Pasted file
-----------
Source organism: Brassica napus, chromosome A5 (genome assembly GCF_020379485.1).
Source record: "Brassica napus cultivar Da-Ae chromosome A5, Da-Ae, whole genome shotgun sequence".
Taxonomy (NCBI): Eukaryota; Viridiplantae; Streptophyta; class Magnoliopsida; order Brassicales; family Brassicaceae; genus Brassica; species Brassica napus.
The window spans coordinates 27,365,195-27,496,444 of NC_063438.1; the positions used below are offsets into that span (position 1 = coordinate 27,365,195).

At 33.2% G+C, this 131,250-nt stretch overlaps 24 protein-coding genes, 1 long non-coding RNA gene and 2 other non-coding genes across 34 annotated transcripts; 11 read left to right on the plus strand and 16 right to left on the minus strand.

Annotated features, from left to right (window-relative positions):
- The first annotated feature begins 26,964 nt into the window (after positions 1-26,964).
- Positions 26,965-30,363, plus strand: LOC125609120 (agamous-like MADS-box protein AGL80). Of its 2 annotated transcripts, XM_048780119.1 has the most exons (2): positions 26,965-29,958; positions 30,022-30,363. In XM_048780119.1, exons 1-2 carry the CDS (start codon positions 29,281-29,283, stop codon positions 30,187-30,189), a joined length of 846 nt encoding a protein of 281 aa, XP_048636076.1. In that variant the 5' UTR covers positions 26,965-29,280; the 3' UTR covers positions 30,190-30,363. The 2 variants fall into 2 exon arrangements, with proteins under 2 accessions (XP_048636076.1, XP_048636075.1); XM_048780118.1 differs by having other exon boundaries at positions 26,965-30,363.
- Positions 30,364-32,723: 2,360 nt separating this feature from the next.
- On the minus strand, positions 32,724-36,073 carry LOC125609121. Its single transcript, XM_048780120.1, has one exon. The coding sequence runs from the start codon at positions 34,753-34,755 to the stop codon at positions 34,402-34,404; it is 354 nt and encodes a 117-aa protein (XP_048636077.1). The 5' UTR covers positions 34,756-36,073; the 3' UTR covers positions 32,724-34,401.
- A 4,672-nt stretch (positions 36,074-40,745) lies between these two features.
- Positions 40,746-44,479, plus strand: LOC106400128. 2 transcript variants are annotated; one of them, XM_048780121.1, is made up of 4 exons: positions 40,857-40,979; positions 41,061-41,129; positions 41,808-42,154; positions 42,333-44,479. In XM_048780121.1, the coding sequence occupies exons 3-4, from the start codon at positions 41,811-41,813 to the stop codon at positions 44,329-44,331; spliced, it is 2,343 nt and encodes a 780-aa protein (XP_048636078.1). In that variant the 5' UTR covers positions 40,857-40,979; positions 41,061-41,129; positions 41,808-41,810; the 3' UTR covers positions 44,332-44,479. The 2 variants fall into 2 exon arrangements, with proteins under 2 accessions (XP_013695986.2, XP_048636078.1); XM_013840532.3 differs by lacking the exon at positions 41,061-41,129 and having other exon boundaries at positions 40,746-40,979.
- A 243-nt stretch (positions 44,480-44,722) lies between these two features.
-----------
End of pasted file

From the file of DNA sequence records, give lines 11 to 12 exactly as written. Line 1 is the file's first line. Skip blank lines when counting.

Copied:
- A 4,672-nt stretch (positions 36,074-40,745) lies between these two features.
- Positions 40,746-44,479, plus strand: LOC106400128. 2 transcript variants are annotated; one of them, XM_048780121.1, is made up of 4 exons: positions 40,857-40,979; positions 41,061-41,129; positions 41,808-42,154; positions 42,333-44,479. In XM_048780121.1, the coding sequence occupies exons 3-4, from the start codon at positions 41,811-41,813 to the stop codon at positions 44,329-44,331; spliced, it is 2,343 nt and encodes a 780-aa protein (XP_048636078.1). In that variant the 5' UTR covers positions 40,857-40,979; positions 41,061-41,129; positions 41,808-41,810; the 3' UTR covers positions 44,332-44,479. The 2 variants fall into 2 exon arrangements, with proteins under 2 accessions (XP_013695986.2, XP_048636078.1); XM_013840532.3 differs by lacking the exon at positions 41,061-41,129 and having other exon boundaries at positions 40,746-40,979.